- The Washington Times - Sunday, May 4, 2003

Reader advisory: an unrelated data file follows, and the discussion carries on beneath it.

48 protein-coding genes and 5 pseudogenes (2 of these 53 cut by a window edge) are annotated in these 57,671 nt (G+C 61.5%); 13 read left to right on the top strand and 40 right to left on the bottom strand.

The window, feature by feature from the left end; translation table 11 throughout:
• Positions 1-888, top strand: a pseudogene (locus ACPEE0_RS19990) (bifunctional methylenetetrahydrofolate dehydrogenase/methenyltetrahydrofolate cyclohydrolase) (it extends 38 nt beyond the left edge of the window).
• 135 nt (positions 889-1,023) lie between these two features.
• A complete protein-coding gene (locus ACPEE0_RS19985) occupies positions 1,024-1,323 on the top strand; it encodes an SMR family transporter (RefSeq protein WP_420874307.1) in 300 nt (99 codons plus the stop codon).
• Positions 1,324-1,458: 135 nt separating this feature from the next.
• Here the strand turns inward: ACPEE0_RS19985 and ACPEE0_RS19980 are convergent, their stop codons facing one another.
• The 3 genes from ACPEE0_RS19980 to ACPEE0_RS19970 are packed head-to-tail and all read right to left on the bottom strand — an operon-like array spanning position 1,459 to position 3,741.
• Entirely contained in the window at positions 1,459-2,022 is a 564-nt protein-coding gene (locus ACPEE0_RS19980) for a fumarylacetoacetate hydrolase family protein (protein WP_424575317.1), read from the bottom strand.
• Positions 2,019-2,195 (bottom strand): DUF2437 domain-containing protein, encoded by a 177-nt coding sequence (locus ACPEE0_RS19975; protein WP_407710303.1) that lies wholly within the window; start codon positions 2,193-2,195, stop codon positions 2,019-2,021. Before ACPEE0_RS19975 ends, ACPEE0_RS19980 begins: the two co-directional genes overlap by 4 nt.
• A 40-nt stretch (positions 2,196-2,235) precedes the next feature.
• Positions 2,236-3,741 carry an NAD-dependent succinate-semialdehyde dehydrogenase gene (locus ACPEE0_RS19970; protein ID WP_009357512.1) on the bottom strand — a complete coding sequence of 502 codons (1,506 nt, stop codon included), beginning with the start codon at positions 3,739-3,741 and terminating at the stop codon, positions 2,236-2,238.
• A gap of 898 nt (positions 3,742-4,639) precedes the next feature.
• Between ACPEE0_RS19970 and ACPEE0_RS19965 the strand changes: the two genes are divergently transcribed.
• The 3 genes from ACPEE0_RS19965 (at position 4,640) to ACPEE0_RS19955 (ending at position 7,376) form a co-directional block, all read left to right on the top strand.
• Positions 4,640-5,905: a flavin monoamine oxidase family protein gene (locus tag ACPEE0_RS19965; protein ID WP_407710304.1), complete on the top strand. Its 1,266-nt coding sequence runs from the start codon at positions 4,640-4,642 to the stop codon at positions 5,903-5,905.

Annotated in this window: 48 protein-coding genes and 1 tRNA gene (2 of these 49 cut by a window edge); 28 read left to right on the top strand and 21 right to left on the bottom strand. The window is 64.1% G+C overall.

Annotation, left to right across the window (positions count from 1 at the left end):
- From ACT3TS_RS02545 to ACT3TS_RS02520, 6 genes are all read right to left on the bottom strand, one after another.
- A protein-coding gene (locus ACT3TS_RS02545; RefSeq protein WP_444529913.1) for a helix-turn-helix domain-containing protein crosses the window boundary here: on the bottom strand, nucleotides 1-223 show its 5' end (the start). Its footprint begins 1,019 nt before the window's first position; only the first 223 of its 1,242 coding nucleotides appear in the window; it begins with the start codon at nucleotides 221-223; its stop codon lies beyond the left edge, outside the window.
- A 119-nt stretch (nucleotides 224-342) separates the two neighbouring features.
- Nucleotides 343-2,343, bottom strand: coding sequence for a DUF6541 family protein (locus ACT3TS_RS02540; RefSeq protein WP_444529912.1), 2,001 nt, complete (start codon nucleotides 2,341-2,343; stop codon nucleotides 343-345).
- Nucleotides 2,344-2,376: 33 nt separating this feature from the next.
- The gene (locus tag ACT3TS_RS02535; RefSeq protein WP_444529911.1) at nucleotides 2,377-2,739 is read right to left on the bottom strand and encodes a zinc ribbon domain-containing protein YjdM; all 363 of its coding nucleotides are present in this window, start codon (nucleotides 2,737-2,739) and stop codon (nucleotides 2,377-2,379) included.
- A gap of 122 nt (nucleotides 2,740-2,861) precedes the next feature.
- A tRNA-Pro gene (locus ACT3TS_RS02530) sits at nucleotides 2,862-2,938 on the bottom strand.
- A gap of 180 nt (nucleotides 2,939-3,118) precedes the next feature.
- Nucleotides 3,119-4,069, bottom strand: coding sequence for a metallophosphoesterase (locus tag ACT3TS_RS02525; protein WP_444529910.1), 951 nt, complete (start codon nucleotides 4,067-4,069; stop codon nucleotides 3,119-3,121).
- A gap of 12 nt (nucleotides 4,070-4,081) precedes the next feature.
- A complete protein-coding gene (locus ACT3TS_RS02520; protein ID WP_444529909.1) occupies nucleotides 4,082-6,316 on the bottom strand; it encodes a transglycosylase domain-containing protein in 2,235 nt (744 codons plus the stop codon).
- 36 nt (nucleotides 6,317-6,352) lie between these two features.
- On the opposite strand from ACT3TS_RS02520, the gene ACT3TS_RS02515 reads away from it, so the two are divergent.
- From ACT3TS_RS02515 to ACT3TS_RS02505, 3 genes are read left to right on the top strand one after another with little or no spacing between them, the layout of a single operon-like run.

LOUISVILLE, Ky. — Trainer Bobby Frankel said favorite Empire Maker will have no excuses in today’s 129th Kentucky Derby because of an early-week hoof injury. Neither will disbelievers.”Bet at your own risk against him,” Frankel said. “I think he’s meant to win. He’s just playing with us. We’re just trying to get a bigger price. He might be 3-1 after this.”In traditional Brooklyn bravado with his patented “forget about it” lines on Empire Maker’s health, Frankel is poised to have the next super horse or the biggest bust since Arazi finished eighth as the 9-10 choice in 1992.Frankel doesn’t fear any rival — not even his own Peace Rules, who is rated the 8-1 co-third choice. He conceded that an upset even by Empire Maker’s stablemate would be “a little disappointing.”There have been whispers of Empire Maker becoming a Triple Crown champion, a brash projection for a colt who has won just two straight races and three of five — including a Wood Memorial victory April 12 by only half a length. If Empire maker is to sweep the three spring classics, it will require three performances like his Florida Derby victory of 93/4 lengths. Only 11 horses have won the Triple Crown, none since 1978. But, said Frankel, “I think Empire Maker is a super horse.”Jockey Jerry Bailey and Frankel reviewed race strategy Thursday. They plan to follow Peace Rules until the stretch, where they expect to meet Buddy Gil and Indian Express at “Heartbreak Lane.” “It’s an easy race to handicap if everything goes right,” Frankel said.Which it seldom does. The crowded 16-horse field that lost Sir Cherokee yesterday to a hoof injury will be a cavalry charge over the first quarter-mile to the clubhouse turn. Many horses have lost the race early while being jostled, bumped and bounced in the equine version of bumper cars. Unlike War Emblem’s runaway victory last year when he was unchallenged early, the field should have several early speedsters.Trainer Bob Baffert, seeking his second straight Derby victory and fourth in six years, hopes Indian Express can steal the race early. However, Funny Cide, Brancusi and Peace Rules also will vie for the early lead.The opening three-quarter mile’s pace often decides the final half-mile’s outcome. If the early front-runners dictate a torrid pace on a track that has been running fast all week anyway, it sets up closers like Empire Maker, Ten Most Wanted and Buddy Gil.However, an unexpected slow pace would make it easier for Peace Rules to repel challengers with untapped stamina. Peace Rules has won four straight at different tracks, with only one career loss after leading. Given the front at the eighth pole under former Maryland rider Edgar Prado, Peace Rules won’t easily be run down.”He’s a very serious horse,” Frankel said. “If he turns for home in front, it’s going to be [hard] getting by him. He will get in front and wait on you, but when you get to him, he starts taking off again.”Most likely Ten Most Wanted and Empire Maker will catch the leaders at the eighth pole. The key is which will still have a final kick. The Derby often goes to the horse with the best trip, but Ten Most Wanted jockey Pat Day is a Churchill legend while Bailey is considered the nation’s top rider.”Jerry’s in a zone right now,” Frankel said.And Empire Maker is feeling fine, too. The colt tried abruptly to end his final gallop yesterday when he saw a gap in the rail. An outrider needed to help exercise rider Jose Cuevas pull up the colt, who was heading to the barn.”He’s making a soap opera out of it — the drama rises,” Frankel said. “He pulled one of his acts. He’s not dumb. He knows where the gap is. It’s all part of the drama.”Frankel also has favorites in three other Churchill stakes today, plus a second choice. Not that any of them will be remembered by the expected crowd of 150,000 in the final Derby before major renovations reshape the racing landmark. The Run For the Roses is the legend maker.”This is going to be a big Saturday or a bad Saturday,” Frankel said. “It will be a long walk home if I don’t do any good.”

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